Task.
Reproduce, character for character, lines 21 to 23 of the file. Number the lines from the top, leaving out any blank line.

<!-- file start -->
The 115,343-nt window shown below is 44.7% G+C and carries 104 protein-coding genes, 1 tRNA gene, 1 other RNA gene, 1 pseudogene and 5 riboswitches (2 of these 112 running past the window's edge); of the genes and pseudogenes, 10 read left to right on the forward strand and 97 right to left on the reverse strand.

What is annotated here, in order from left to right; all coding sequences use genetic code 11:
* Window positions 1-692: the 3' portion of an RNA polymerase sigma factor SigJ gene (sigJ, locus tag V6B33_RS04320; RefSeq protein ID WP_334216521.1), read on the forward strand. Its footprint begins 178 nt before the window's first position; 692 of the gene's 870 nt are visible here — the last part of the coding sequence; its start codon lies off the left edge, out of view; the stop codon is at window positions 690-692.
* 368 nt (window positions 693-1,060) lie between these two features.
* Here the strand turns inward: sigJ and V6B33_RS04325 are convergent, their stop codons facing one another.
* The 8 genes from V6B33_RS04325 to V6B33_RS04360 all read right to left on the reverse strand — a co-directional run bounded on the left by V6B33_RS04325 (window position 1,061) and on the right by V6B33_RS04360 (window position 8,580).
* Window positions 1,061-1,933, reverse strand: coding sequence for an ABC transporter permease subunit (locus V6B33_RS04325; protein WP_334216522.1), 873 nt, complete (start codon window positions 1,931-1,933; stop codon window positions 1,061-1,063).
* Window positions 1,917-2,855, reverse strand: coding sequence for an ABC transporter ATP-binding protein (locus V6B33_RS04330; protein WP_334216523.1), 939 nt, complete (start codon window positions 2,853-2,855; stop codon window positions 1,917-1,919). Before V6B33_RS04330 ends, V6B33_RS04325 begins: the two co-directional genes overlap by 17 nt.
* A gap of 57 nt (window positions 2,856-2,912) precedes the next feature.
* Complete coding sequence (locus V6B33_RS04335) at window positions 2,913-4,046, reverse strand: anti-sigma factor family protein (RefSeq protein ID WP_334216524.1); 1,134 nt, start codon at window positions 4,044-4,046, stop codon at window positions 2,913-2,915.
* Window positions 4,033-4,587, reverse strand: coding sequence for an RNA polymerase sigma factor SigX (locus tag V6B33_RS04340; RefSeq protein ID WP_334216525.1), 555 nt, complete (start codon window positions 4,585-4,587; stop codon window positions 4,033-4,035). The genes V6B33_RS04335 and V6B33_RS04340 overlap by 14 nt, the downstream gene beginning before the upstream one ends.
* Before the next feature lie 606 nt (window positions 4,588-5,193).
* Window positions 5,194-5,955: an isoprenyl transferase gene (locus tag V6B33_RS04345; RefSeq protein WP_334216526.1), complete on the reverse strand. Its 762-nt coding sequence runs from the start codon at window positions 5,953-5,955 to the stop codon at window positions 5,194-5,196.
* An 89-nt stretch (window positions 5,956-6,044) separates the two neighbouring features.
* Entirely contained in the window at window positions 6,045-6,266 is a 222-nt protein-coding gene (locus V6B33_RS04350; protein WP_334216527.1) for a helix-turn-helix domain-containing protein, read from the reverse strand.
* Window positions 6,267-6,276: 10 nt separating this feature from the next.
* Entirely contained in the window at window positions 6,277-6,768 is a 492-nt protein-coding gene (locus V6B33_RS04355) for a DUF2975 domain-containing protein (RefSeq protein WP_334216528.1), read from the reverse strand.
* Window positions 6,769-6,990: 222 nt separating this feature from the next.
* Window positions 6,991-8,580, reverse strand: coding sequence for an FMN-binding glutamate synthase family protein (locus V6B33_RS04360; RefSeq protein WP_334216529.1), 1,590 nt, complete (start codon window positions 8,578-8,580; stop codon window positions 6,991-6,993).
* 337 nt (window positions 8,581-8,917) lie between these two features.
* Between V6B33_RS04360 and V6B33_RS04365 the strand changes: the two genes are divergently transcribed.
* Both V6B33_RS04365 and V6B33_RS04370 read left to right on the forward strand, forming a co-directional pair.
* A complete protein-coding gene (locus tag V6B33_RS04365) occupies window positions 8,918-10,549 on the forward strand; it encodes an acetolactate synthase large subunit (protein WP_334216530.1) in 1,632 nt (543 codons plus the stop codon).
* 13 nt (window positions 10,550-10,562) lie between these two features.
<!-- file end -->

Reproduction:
* Between V6B33_RS04360 and V6B33_RS04365 the strand changes: the two genes are divergently transcribed.
* Both V6B33_RS04365 and V6B33_RS04370 read left to right on the forward strand, forming a co-directional pair.
* A complete protein-coding gene (locus tag V6B33_RS04365) occupies window positions 8,918-10,549 on the forward strand; it encodes an acetolactate synthase large subunit (protein WP_334216530.1) in 1,632 nt (543 codons plus the stop codon).